This is the chair we bought on Craig’s List a lot of years ago.
It was pretty ratty even then, so you can imagine what ten years of living has done to it. I won’t qualify that with ‘living with two boys’ because it’s just living that has worn it to a fray, not a particular gender’s style of living (though we will never forget the Sharpie Sleepover incident, which ruined a perfectly good Pottery Barn canvas duck slipcover that had at least another ten years in it, and possibly, (maybe?) was related to the sex of the sharpie owner?)
My mother would have made a muslin mock up, stitched the whole thing together, and then taken it apart to use as pattern pieces. But remember, I am committed to keeping this simple. No muslin patterns. No piping. No zippers. Here is the near-trapezoid that I pieced for the armchair’s cushion. It is laid on paper, which will be cut to use as a pattern to cut the fabric for the back of the cushion (which will not be pieced).
I pieced this section laying the fabric directly on the cushion, which made it very easy for my simple brain to see what kind of allowances I needed, and how the pieced sashing would line up with the top. Here is the sashing, pinned in place.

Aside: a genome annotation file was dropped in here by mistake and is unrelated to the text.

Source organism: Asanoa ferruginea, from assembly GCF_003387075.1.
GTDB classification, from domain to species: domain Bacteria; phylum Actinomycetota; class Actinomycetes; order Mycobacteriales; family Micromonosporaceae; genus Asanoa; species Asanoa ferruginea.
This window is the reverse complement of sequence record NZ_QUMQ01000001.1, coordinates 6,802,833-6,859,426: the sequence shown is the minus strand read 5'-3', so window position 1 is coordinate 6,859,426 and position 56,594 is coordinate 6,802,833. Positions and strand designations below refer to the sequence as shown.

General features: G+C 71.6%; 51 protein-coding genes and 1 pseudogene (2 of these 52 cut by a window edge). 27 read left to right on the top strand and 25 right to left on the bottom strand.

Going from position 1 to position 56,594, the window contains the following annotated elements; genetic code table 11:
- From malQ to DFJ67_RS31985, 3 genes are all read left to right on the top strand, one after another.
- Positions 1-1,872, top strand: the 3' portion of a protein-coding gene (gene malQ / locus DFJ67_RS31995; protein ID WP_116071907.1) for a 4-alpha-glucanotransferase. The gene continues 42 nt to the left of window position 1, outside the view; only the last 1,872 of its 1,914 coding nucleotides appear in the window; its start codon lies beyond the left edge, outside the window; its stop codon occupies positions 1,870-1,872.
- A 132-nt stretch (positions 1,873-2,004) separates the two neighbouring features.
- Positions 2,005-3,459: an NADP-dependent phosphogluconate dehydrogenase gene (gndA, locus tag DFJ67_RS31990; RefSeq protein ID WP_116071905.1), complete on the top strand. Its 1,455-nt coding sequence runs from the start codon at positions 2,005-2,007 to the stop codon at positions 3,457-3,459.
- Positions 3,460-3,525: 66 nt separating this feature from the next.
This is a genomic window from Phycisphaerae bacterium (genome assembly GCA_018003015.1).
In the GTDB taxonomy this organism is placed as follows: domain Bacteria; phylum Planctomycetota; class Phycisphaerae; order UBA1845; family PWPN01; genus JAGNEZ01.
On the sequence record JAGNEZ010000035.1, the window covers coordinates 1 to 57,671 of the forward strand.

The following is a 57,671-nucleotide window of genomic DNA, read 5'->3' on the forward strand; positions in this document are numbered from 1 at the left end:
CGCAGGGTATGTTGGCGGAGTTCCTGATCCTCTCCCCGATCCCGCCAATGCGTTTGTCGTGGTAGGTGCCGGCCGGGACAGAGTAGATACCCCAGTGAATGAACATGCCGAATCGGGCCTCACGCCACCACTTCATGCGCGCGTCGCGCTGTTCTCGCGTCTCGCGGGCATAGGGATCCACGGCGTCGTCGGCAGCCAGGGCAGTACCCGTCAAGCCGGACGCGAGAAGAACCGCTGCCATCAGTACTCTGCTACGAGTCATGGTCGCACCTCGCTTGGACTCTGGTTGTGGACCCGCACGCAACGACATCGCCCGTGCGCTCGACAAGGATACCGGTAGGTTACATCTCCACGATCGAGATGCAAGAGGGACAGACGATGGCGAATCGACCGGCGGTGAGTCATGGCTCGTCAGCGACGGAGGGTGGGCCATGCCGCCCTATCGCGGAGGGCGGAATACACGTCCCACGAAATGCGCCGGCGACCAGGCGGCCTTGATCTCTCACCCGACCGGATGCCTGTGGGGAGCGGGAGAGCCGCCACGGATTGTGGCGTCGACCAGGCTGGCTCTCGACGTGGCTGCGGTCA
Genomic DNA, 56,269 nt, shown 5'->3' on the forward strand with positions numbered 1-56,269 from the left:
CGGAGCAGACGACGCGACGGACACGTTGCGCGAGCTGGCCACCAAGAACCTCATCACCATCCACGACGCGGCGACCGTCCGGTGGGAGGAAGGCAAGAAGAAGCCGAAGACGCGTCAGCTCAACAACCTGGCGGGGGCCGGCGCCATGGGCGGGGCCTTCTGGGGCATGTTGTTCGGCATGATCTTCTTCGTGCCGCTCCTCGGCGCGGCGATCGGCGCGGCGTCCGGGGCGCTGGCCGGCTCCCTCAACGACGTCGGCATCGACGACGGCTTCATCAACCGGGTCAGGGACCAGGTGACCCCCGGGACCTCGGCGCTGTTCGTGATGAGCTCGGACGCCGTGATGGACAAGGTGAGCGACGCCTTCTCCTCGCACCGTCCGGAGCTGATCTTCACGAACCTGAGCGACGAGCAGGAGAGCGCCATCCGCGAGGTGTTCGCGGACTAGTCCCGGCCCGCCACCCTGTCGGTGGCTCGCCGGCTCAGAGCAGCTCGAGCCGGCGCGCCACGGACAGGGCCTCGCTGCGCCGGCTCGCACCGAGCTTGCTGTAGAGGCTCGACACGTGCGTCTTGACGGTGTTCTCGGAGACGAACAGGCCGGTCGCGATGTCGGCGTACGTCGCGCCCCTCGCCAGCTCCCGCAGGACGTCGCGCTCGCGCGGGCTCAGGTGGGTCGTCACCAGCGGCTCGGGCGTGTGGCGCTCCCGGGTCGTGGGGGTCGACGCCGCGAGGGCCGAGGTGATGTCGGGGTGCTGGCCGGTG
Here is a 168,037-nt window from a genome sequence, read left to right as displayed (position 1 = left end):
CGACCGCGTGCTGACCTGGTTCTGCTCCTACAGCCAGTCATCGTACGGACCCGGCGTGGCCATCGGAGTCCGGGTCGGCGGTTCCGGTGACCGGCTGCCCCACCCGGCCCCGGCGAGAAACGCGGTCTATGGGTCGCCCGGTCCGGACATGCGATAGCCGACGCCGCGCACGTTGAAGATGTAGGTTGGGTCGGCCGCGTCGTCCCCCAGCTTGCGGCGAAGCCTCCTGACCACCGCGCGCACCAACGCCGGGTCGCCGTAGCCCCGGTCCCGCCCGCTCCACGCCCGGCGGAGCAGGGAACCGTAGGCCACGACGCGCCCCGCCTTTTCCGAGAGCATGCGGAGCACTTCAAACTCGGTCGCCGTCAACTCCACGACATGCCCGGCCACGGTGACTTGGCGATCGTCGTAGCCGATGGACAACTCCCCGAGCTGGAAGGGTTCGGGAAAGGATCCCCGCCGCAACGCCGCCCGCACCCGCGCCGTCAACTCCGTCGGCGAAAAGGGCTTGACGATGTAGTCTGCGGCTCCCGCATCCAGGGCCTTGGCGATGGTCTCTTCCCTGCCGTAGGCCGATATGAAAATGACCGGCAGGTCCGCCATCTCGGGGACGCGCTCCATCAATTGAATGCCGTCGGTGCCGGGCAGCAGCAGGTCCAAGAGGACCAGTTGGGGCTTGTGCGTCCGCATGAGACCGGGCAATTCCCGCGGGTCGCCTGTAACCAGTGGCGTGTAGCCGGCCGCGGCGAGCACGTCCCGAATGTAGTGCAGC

A small pleat is necessary, even at the curved corners.
The back to the cushion cover will be in two sections, so as to allow the insertion of the seat.
Here is a temporary chair back — a quilt-in-progress that was folded up nearby.
Although I am open to using pieced sections in ways other than originally intended, I think this one will still be finished as a wall quilt — another installment in the “Global Warming Series”. I want the back of the chair to use the same fabrics as the cushion. Given my lack of upholstery experience, these next areas will surely be jerry-rigged!
After snapping the Craig’s List chair picture, I walked into the other room, and saw a “Middle Passage” work-in-progress serving as a temporary chair back. Happens all the time, and we have all been stuck with pins more than once!